Wedding season is here again, and my calendar is filling up – not just as a guest.
Over the past 15 years, I have officiated over 20 weddings for friends and family, plus nearly 200 more as a part-time professional wedding officiant. These weddings have ranged from simple elopements to fancy ceremonies before hundreds of guests. They have taken place at farms, beaches, mountaintops, hotels, wineries and warehouses – but never at a church. They have been secular, spiritual, religious and interfaith.
I became a nominal minister through the website of the Universal Life Church, a nondenominational church that offers free, lifelong ordination to anyone, regardless of their beliefs. More than 20 million people have been ordained so far. Just type in your name, email and mailing address and you will receive confirmation of your new status as a clergyperson, able to perform any legal marriage. You can adopt any religious title you please or none at all.
In the U.S., many, if not most, weddings today are officiated by a friend or relative of the couple rather than a traditional clergyperson or civil official authorized to perform the ceremony. According to the wedding planning website The Knot, 51% of couples in 2020 had a friend or family member officiate their wedding, up from 37% in 2015. Though there are multiple ways for a layperson to get ordained, the Universal Life Church is most popular.
When two friends whom I had introduced to each other asked me to officiate their wedding back in 2008, I was touched and honored. Each experience of performing a wedding for friends or family has moved me deeply. Since I’m a scholar of religion in contemporary America, they also piqued my interest in what this trend says about religion and wedding rituals today – questions that sparked my subsequent research on the ULC.
The Universal Life Church was founded in 1959 in Modesto, California, by Kirby J. Hensley, an itinerant minister from North Carolina who could not read or write yet created Baptist and Pentecostal congregations across America.
Hensley’s religious views were hard to categorize, and the congregations that he formed kicked him out when disagreements arose. So he wanted to found a church where anyone could believe, teach and practice whatever they wanted, free of constraints imposed by religious or government authorities. The ULC’s only doctrine is to “do that which is right,” which each person can define for themselves.
Hensley offered free mail-order ordinations and soon began mass ordinations at spiritual conventions and college campuses, where he was a popular speaker. Classified ads in the magazines Rolling Stone and Fate helped grow the church’s popularity, as did a flurry of news reports.
Most people got ordained as a lark: after all, why not? Others felt a spiritual calling. Ordination also appealed to young men hoping that a ministerial credential could help them avoid the Vietnam War draft. Some became ministers, created their own churches chartered under the ULC and claimed income and property tax exemptions. In 1995, the church began offering ordination online.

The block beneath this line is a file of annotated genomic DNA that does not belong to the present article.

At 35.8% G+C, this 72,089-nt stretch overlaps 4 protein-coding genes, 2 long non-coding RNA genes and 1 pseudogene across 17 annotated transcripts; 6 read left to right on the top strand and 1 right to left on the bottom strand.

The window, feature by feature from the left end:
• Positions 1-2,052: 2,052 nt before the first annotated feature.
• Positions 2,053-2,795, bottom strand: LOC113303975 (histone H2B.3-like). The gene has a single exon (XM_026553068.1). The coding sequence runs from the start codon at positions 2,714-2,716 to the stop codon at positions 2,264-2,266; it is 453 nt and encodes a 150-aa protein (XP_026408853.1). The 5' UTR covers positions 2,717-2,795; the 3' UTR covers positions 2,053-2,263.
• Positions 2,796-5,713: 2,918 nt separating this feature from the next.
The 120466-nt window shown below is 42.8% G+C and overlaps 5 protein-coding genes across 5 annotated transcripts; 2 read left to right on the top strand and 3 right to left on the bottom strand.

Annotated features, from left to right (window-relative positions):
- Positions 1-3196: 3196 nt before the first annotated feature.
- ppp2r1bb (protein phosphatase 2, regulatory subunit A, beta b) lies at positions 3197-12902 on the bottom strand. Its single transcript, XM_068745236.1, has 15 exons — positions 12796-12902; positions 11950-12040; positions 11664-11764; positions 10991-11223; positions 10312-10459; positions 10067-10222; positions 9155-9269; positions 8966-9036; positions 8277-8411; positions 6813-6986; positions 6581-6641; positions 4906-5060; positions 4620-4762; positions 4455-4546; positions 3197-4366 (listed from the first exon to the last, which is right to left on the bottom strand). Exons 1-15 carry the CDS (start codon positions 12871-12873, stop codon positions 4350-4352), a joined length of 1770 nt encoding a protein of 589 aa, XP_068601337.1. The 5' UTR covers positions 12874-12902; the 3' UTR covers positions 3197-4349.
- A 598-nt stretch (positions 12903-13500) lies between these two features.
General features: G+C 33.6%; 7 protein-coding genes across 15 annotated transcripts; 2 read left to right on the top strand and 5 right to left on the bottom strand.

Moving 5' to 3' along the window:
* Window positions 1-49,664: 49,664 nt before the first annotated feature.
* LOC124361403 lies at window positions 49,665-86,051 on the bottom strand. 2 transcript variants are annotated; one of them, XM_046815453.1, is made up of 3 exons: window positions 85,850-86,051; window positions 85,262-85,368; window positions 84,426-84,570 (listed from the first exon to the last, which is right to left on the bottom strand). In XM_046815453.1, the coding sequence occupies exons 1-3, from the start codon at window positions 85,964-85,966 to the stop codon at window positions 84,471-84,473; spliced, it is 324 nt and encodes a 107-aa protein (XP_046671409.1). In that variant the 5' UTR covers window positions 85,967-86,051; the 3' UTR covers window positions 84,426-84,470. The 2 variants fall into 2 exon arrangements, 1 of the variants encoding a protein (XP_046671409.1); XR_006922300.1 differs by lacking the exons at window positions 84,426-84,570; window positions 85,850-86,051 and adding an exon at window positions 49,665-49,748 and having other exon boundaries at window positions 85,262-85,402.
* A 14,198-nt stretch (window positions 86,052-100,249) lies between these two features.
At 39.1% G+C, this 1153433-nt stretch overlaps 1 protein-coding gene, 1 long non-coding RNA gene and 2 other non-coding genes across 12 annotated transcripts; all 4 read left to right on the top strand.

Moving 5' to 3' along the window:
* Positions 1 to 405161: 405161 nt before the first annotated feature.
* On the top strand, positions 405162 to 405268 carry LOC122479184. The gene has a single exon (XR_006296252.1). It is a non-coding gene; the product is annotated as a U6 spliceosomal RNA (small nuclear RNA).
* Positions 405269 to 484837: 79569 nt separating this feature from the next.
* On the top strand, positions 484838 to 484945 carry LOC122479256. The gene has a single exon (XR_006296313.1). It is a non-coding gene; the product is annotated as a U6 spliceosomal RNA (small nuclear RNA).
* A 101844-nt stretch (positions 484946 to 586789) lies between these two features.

After Hensley’s death in 1999, his wife, Lida, took over. Since her death in 2006, their son Andre has led the church, which still meets weekly in a church building in Modesto, California.
However, most people seeking ordination online today wind up using an offshoot of the Universal Life Church, not the original website.
In 2006, the Universal Life Church Monastery based in Seattle split off from the rest of the ULC under the leadership of minister George Freeman. The ULC Monastery’s websites now dominate the online ordination business, claiming to receive 1,000 requests each day.
My wedding, my way
The ULC is most famous for ordaining people to officiate weddings for friends and relatives. Couples want unique, customized ceremonies that reflect their values and beliefs. They want their weddings performed by someone they know, trust and care about and who will deliver a ceremony tailored to them. Typically, they want a nonreligious wedding.
These desires reflect two key trends in the wedding industry and in American religion: personalization and secularization.
With 29% of Americans reporting no religious affiliation, up from 7% in the 1990s, fewer couples identify with any religion, and far fewer belong to a congregation.
Most of these couples want a secular or spiritual officiant who reflects their beliefs and who will help them tailor the ceremony to their interests and values. And while these couples could have secular civil ceremonies at city hall, those are usually not personalized and the officiant is a stranger.
Most of the couples who use an online-ordained officiant say they and their weddings are nonreligious. However, they use the ULC’s religious status to ensure the legal validity of their marriages, showing how blurry the line between secular and religious can be in America today.
The ULC has transformed not only how people get married, but also who can get married. The church has authorized same-sex weddings since at least 1971, when Kirby Hensley presided over a wedding of two women. According to my research, Jim Obergefell, the lead plaintiff in the 2015 Supreme Court case that legalized same-sex marriage nationally, was married to his late partner John Arthur by Arthur’s aunt, who was ordained by the ULC for the occasion.
The church’s six-decade history reflects major, long-term transformations in American society. While the ULC often serves as a religion of convenience, it has allowed many spiritual and secular people to practice what is sacred to them.